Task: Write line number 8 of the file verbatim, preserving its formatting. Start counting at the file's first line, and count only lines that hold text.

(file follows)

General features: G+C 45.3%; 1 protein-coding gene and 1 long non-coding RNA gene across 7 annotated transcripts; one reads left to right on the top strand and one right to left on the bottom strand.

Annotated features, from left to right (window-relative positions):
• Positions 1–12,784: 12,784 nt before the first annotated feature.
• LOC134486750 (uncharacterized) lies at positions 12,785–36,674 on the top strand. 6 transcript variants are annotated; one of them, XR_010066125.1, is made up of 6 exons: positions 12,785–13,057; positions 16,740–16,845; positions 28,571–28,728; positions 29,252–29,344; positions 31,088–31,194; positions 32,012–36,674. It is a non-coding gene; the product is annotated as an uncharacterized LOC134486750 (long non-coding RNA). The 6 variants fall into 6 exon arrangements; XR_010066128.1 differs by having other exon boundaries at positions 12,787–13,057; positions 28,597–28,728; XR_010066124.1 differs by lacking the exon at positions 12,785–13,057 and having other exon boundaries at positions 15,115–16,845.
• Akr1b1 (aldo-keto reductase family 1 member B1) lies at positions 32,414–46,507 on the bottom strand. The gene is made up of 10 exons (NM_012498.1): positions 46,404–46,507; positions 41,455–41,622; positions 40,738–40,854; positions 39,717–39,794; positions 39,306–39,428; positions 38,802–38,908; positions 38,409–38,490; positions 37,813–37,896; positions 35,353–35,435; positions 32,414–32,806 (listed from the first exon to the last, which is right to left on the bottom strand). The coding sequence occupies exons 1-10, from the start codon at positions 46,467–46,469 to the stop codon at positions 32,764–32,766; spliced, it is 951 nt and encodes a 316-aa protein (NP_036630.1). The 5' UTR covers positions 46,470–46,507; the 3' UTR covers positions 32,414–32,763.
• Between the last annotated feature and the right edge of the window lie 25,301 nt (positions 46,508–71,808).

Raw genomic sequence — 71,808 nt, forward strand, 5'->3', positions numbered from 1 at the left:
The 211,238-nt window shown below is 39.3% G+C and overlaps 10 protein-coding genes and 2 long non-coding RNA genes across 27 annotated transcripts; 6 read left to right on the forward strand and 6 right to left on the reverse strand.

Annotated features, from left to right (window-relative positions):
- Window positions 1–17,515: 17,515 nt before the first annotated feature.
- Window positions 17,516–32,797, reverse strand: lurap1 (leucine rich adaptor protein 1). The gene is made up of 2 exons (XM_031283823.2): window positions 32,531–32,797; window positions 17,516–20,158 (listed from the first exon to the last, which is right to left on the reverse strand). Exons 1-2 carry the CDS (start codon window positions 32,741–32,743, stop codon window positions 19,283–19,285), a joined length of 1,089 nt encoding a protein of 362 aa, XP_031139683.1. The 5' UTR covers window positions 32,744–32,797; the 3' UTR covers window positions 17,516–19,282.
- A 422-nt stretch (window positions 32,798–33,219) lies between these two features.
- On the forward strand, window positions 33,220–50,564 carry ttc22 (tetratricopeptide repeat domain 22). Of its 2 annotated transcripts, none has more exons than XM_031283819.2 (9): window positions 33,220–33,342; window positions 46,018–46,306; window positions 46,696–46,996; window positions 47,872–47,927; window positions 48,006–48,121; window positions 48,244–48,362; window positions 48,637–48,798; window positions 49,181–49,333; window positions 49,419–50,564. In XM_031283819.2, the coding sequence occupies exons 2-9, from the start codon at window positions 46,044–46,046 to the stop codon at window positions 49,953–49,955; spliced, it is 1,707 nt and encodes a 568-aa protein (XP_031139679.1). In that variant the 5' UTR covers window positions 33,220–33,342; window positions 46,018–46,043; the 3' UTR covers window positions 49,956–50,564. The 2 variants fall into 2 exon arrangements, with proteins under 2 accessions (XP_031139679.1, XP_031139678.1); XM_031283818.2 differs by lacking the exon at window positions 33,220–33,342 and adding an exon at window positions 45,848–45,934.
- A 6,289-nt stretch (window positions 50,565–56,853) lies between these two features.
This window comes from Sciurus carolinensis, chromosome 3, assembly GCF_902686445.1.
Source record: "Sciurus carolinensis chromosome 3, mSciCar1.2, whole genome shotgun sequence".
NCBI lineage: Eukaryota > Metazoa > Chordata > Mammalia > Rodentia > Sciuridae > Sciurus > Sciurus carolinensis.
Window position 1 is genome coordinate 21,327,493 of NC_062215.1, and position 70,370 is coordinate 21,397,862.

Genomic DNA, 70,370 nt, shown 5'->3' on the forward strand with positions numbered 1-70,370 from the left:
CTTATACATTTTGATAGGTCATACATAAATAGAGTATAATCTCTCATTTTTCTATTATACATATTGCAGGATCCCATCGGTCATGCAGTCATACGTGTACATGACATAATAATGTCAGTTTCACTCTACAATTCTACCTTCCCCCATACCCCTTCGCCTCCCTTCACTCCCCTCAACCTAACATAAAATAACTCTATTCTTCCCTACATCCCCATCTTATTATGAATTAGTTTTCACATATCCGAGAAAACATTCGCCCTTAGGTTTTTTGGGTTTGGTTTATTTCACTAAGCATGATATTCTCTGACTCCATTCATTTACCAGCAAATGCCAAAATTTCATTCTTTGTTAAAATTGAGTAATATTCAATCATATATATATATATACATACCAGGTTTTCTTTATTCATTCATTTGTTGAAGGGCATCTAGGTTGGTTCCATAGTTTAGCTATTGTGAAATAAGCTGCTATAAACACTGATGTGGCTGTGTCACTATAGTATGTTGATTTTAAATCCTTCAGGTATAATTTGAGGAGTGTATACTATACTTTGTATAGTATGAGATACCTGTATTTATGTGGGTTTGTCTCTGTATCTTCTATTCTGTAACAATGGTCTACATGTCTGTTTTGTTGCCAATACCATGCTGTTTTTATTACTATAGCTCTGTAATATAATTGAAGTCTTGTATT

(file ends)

The 211,238-nt window shown below is 39.3% G+C and overlaps 10 protein-coding genes and 2 long non-coding RNA genes across 27 annotated transcripts; 6 read left to right on the forward strand and 6 right to left on the reverse strand.